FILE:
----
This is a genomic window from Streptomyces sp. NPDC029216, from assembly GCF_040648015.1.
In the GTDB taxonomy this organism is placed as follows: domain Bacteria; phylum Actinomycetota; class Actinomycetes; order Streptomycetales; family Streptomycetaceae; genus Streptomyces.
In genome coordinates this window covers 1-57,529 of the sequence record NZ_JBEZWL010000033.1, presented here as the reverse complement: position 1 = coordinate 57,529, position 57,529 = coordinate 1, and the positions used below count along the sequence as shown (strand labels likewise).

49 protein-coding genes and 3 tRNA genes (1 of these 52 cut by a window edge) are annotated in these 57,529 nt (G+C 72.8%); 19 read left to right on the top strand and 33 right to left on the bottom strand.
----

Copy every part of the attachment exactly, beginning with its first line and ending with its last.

This is a genomic window from Streptomyces sp. NPDC029216, from assembly GCF_040648015.1.
In the GTDB taxonomy this organism is placed as follows: domain Bacteria; phylum Actinomycetota; class Actinomycetes; order Streptomycetales; family Streptomycetaceae; genus Streptomyces.
In genome coordinates this window covers 1-57,529 of the sequence record NZ_JBEZWL010000033.1, presented here as the reverse complement: position 1 = coordinate 57,529, position 57,529 = coordinate 1, and the positions used below count along the sequence as shown (strand labels likewise).

49 protein-coding genes and 3 tRNA genes (1 of these 52 cut by a window edge) are annotated in these 57,529 nt (G+C 72.8%); 19 read left to right on the top strand and 33 right to left on the bottom strand.